Japanese data center services specialist has expanded its flexible data center interconnection services to Hong Kong and Singapore.

Robert Clark, Contributing Editor, Special to Light Reading

December 12, 2014

3 Min Read
KVH Takes Its Elastic Data Center Service Beyond Japan

Japanese enterprise services specialist KVH has expanded its Ethernet-based data center interconnect service to other APAC markets in an effort to attract customers who need flexible data services that can be scaled up or down on demand.

By doing so it has joined a growing number of Asian operators offering virtual data center connectivity.

KVH Co. has already established its DCNet service in Japan (Tokyo, Osaka, Yokahama), and has now expanded to Hong Kong and Singapore. The service offers a flexible alternative to fixed links between data centers, enabling what KVH calls a "single, virtual, and borderless data center experience" via a "pre-wired elastic data center-to-data center Ethernet interconnection solution."

The company, which is in the throes of a merger with Europe's Colt Technology Services Group Ltd , believes there is growing demand for a simpler, less costly way of managing data and IT services across Asian capitals and across the Pacific to the US, where KVH has operations in Chicago, Los Angeles and New York. (See Eurobites: Colt to Buy Asia-Pac Stablemate and Colt-KVH: A Hook-Up Bound to Happen.)

Enabling companies, as well as communications and cloud service providers, to build a virtual data center network is becoming a big deal as companies look to access data center services in multiple geographic locations: For many companies, currently the only option is to buy access connections from local service providers and that can prove costly.

"You have to buy a local route to the international carrier and then the international link. Even if you don't use the pipe you will have to pay for it,” said Anthony Ho, director of product management at KVH.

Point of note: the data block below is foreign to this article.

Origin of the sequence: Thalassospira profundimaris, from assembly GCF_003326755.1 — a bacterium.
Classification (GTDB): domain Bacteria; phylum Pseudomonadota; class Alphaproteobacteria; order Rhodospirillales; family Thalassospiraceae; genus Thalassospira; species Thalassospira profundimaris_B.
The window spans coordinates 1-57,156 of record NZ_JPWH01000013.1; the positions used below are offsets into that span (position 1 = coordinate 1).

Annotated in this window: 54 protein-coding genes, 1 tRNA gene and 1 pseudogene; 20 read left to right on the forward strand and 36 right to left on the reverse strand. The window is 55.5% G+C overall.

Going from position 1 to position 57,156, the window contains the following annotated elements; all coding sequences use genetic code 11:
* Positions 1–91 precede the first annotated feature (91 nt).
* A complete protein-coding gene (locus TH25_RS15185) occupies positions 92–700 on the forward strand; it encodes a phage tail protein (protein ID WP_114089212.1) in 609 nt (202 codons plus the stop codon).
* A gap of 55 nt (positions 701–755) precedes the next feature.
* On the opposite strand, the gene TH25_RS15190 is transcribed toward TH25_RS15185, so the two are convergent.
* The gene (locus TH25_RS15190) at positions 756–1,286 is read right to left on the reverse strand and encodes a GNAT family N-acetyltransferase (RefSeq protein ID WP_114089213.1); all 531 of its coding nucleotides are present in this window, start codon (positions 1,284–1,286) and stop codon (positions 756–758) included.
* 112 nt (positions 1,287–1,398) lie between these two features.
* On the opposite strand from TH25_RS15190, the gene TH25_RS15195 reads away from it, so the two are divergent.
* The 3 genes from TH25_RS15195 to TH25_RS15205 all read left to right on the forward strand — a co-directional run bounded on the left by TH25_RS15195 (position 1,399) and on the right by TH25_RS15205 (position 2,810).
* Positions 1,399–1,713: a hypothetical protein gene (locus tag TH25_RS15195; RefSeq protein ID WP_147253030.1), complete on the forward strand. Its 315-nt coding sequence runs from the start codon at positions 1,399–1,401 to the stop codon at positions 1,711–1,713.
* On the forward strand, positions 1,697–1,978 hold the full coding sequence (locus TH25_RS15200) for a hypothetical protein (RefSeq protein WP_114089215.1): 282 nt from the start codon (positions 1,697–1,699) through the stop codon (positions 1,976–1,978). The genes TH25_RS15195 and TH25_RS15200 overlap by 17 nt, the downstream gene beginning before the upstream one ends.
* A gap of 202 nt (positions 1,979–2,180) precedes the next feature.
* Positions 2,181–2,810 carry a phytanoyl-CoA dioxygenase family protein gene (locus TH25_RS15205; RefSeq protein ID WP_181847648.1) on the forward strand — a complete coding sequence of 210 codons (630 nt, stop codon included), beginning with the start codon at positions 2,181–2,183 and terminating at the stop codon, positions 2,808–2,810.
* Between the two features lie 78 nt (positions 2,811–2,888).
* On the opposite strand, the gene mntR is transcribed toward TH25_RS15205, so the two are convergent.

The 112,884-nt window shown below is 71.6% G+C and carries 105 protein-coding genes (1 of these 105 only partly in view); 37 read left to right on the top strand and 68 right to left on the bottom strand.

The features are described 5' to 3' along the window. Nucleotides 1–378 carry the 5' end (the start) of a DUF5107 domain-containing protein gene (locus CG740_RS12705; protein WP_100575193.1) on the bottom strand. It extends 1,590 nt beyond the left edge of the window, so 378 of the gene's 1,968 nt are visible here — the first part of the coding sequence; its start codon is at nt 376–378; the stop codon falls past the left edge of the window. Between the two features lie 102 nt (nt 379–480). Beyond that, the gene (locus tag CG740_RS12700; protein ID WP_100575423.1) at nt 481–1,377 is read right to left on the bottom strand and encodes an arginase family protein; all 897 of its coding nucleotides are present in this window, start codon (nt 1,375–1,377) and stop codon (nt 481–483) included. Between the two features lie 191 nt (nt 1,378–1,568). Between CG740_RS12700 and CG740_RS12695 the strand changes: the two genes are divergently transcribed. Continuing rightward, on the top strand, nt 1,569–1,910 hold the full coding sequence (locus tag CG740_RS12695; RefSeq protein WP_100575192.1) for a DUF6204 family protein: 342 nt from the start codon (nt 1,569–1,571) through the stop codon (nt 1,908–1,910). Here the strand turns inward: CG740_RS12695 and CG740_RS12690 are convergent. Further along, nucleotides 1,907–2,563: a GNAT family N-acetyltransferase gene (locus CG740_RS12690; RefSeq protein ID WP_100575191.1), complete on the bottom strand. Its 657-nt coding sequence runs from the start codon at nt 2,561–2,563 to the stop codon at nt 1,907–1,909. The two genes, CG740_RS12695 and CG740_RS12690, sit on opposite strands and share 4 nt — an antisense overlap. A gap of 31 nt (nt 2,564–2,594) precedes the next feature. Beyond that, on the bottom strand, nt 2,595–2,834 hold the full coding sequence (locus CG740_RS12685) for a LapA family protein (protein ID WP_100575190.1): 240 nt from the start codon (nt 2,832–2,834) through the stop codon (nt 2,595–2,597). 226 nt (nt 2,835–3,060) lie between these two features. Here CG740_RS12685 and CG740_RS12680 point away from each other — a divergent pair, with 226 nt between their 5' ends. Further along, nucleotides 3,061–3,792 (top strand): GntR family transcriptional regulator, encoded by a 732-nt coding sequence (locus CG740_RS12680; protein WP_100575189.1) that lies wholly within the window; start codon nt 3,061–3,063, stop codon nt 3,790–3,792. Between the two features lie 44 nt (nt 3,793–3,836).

That's a slow and complicated process. Traditionally, a business wanting to connect directly to a data center in another country would need multiple contracts, for leased line and local loop, and often would need to install, and pay for, some customer premises equipment. If it later decides to upgrade, the CPE will also need to be upgraded. And all of this is assuming the operators have the coverage and the capacity; if not, the customer has to find another provider.

For more data center-related coverage and insights, check out this dedicated content channel here on Light Reading.

KVH currently offers DCNet connectivity to 75 data centers and is aiming to reach 100 by early next year, said Ho, who explained that customers need only to set up their equipment in one "meet-me" facility in order to gain access to the DCNet network. It offers burstable bandwidth of up to 10 Gbit/s this year, but that will rise to 100 Gbit/s some time in 2015.

Ho said data center operators don't regard DCNet as a competitive threat but as a value-added service. "Once DCNet is connected to their data center, they can connect to the DCNet ecosystem. A lot of data centers have already expressed interest."

The $100 million DCNet rollout follows in the wake of new virtual services from rivals Pacnet and Global Cloud Xchange . (See Pacnet Turns On SDN in APAC, US and Global Cloud Xchange Chief Expects Takeover .)

KVH, though, will soon be able to add a European component to its offering. KVH Marketing Vice President Peter Jedrey says the backing of Colt, which is 10 times the size of KVH, will give the company much more scale. He acknowledged that the merger of the two Fidelity Investments-controlled communications services players had been talked about for some years, but it had required the support of independent Colt investors before it could go ahead.

— Robert Clark, contributing editor, special to Light Reading

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About the Author(s)

Robert Clark

Contributing Editor, Special to Light Reading

Robert Clark is an independent technology editor and researcher based in Hong Kong. In addition to contributing to Light Reading, he also has his own blog,  Electric Speech (http://www.electricspeech.com). 

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